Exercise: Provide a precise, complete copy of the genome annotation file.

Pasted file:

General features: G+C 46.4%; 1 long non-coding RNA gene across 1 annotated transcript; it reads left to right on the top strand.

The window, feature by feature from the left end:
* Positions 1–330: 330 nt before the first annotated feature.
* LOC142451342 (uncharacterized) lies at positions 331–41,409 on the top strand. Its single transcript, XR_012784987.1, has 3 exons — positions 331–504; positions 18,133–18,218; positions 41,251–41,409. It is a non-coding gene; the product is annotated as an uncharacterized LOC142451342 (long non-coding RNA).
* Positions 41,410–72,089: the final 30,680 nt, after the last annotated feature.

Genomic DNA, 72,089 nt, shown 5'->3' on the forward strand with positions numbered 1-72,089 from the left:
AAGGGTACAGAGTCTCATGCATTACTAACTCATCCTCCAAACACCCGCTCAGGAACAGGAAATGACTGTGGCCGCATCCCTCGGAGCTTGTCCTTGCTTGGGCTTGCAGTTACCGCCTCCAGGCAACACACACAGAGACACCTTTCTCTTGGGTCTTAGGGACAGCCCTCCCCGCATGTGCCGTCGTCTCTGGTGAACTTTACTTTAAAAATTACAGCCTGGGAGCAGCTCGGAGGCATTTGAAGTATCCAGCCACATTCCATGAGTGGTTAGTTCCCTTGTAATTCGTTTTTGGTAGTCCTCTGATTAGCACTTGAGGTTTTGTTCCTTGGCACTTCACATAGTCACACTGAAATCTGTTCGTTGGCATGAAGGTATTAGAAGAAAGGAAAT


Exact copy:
General features: G+C 46.4%; 1 long non-coding RNA gene across 1 annotated transcript; it reads left to right on the top strand.

The window, feature by feature from the left end:
* Positions 1–330: 330 nt before the first annotated feature.
* LOC142451342 (uncharacterized) lies at positions 331–41,409 on the top strand. Its single transcript, XR_012784987.1, has 3 exons — positions 331–504; positions 18,133–18,218; positions 41,251–41,409. It is a non-coding gene; the product is annotated as an uncharacterized LOC142451342 (long non-coding RNA).
* Positions 41,410–72,089: the final 30,680 nt, after the last annotated feature.

Genomic DNA, 72,089 nt, shown 5'->3' on the forward strand with positions numbered 1-72,089 from the left:
AAGGGTACAGAGTCTCATGCATTACTAACTCATCCTCCAAACACCCGCTCAGGAACAGGAAATGACTGTGGCCGCATCCCTCGGAGCTTGTCCTTGCTTGGGCTTGCAGTTACCGCCTCCAGGCAACACACACAGAGACACCTTTCTCTTGGGTCTTAGGGACAGCCCTCCCCGCATGTGCCGTCGTCTCTGGTGAACTTTACTTTAAAAATTACAGCCTGGGAGCAGCTCGGAGGCATTTGAAGTATCCAGCCACATTCCATGAGTGGTTAGTTCCCTTGTAATTCGTTTTTGGTAGTCCTCTGATTAGCACTTGAGGTTTTGTTCCTTGGCACTTCACATAGTCACACTGAAATCTGTTCGTTGGCATGAAGGTATTAGAAGAAAGGAAAT